I reviewed Vol. 1 of PITCHED! back in Dec. 2009 (read HERE) and, y’know, I could have sworn that I reviewed the 2nd one when it came out. I know I planned to. But I checked my archives and there isn’t one. So, obviously, I never did. Well, better (extremely) late than never, right?
Like the first volume, the issue contains multiple short stories (seven, to be exact), most written by Eric San Juan, but each drawn by a different artist. Starting with
THE VOICE OF THE UNIVERSE, an 8-page Alternate Reality tale. It takes place in a remote jungle, a man named Gurnek, wearing a turbin (I guess he’s Sikh or Indian or something), is leading a group of similarly dressed men, riding elephants, though a remote jungle. We learn that it is August 1986, and all the power in the world has been out for the past 37 years. Gurnek believes that he is being personally lead by God, who has charged him with making sure no one is allowed into the jungle because, apparently, the means to turn the worldwide power back on exists there, and God does not want that to happen. We actually see Gurnek speaking to the disembodied voice which he believes is God, and he is told that he must do whatever it takes to allow this to happen. And when Gurnek’s men encounter a couple of American researchers, and man and a woman, who are searching the jungle to find the secret to the power outage, Gurnek reacts violently.
This story felt like a really great set-up, but otherwise is very incomplete, with a bunch of unanswered questions. Rick Lundeen draws the story, and does a very good job.
SOME TIME WITH THE FAMILY, A Tale of Brotherly Love is an 8-page horror story, drawn by Logan Reilly (inked by Jim Pipik and lettered by John Meitus). It opens with a man named Robert Woodward dragging his a dead body into a cemetery late one night. He hates his entire family, and wants to outlive them. The body he’s dragging is his brother, and he’s brought the body to a tomb in order to preform a ritual to raise a demon whom he will command to grant him immortality. Without spoiling what happens next, I’ll say it features demons, ghosts, and zombies. A very spooky tale, with incredible artwork by Reilly, who really captures the mood.
ACE STARSTRUCK AND THE ROSTEF CODEX is a 9-page sci-fi story drawn by Frank Saxon (with letters by James Hanson). Ace Starstruck (I love that name) is a Flash Gordon/Buck Rogers type of space hero. He and his crew, of the Starship Starhopper are shot down and forced to land on an alien planet, where they must keep this special “Codex” from falling into the wrong hands. A good action packed story, drawn in cartoonish sort of style, that I really like.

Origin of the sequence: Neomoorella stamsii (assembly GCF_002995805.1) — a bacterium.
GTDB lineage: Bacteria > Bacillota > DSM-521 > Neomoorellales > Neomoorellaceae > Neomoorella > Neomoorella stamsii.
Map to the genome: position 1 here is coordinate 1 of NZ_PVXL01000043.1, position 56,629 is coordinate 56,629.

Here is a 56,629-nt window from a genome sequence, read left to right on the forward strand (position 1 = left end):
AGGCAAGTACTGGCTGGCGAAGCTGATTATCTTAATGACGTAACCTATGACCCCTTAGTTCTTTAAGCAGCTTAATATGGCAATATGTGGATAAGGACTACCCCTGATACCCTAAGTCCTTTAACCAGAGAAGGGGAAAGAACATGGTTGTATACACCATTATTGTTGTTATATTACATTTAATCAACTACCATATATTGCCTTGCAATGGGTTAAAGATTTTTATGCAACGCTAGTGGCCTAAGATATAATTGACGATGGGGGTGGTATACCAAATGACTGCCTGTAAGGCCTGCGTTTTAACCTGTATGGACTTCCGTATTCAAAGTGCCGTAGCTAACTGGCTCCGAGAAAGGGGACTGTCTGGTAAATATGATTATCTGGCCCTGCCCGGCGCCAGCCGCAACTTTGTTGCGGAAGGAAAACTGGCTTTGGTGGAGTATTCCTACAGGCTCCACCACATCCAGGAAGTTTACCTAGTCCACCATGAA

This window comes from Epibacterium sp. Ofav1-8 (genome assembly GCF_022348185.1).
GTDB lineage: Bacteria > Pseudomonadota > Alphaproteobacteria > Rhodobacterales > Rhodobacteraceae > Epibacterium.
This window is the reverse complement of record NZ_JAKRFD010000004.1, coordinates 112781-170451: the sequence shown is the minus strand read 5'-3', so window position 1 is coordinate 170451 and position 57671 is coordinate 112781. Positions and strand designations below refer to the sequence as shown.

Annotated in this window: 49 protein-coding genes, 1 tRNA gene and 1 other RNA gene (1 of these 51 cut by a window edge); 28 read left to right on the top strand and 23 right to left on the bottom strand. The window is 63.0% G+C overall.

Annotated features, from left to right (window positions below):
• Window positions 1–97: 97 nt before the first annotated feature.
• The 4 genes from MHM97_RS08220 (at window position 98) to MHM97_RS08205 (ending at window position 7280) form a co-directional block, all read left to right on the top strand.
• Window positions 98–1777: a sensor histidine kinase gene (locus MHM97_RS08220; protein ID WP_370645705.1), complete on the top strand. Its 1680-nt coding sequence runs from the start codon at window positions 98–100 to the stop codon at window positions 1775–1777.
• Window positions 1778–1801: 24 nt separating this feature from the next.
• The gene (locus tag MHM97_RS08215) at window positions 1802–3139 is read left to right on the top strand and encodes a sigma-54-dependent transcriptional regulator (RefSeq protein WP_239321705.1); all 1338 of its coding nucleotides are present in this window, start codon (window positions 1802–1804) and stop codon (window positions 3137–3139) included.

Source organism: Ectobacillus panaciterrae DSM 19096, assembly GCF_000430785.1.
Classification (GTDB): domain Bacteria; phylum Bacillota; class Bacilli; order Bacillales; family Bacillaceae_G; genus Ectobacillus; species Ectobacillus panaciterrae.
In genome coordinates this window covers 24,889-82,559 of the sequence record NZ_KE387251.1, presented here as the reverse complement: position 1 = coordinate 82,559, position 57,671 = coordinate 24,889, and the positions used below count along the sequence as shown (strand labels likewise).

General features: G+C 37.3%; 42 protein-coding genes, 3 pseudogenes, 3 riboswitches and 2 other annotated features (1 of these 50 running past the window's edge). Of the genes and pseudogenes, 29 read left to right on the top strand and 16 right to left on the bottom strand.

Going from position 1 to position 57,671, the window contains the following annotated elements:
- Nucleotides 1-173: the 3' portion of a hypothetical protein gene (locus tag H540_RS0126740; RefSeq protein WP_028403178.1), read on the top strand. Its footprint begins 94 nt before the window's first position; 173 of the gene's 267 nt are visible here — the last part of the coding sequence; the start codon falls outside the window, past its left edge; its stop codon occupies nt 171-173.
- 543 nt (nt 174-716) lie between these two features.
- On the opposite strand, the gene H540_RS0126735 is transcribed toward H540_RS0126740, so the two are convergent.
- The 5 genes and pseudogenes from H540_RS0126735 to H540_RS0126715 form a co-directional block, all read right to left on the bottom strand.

PRECINCT 42: THE BLUE SELL OUT is co-written by Clayton Cooke, who also drew the story (with letters by Lee Flowers). It’s 13 pages, plus a pin-up, but I had to skip this one because I just didn’t like the artwork. @ all. I skimmed through it, it appears to be some kind of police story, except the police are all aliens or monsters or something. But I could barely make out what was happening, and couldn’t be arsed to read the actual story. Sorry.
HAPPILY EVER AFTER aka The Proposal is an 8-page fairytale, drawn by Trevor Giberson (& lettered by John Mietus). Taking place in a old village, a poor man henpecked by his morbidly obese wife, leaves here and plans to marry the beautiful Princess. He finds an old witch hwho gives him a magic necklace which will make the princess fall in love with him if she wears it. But first he has to get into the heavily guarded castle to see the princess, so he tries to sneak in by dressing as a woman. A funny little story, although Giberson’s artwork was a little rough around the edges.
SISTERS, A Melodrama in 10 Parts is a very interesting concept. It is a story told entirely with real photographic images, taken by Ian Sokoliwski (lettered by Kat Durko), with two models, Kelsie Scott and Tina Marie Wednesday Manjzii. The story is that these ladies were two mannequins, put on display in a store window, who eventually come to life and venture out into the real world. It’s pretty darn cool.
TIME UNRAVELED appeared in the first volume. This is a revised version of the same story which appeared in Volume 1. Eric San Juan said he wasn’t happy with the way the story turned out the first time, so he re-wrote the script. My main reaction remains the same, though. It’s not like it’s a “bad” story, it’s just clearly meant to be continued, it’s listed as Chapter 1, so I would have preferred if he’d actually included Chapter 2 here, instead of doing this over, so I could see if the extra info makes it more understandable in context.
AQUABOT is the final story, 5 pages long, this one co-written by Greg O’Driscoll and by James Hanson, who also provides the artwork. It’s a fun little story featuring an undersea robot whom was created by and Reptillian being named Aquarius, who was like an underwater superhero, and now Aquabot is taking his place, and has to stop and evil Killer Whale from using a stolen device which can cause massive underwater disturbances like whirlpools. It’s silly, but in a good way, and the artwork is very clean. Good job.
Once again, not perfect, but few anthologies are. Nevertheless, over all, I’d say it’s worth the money, as the good stories make up for the couple I didn’t care for.
Three and a half out of five stars.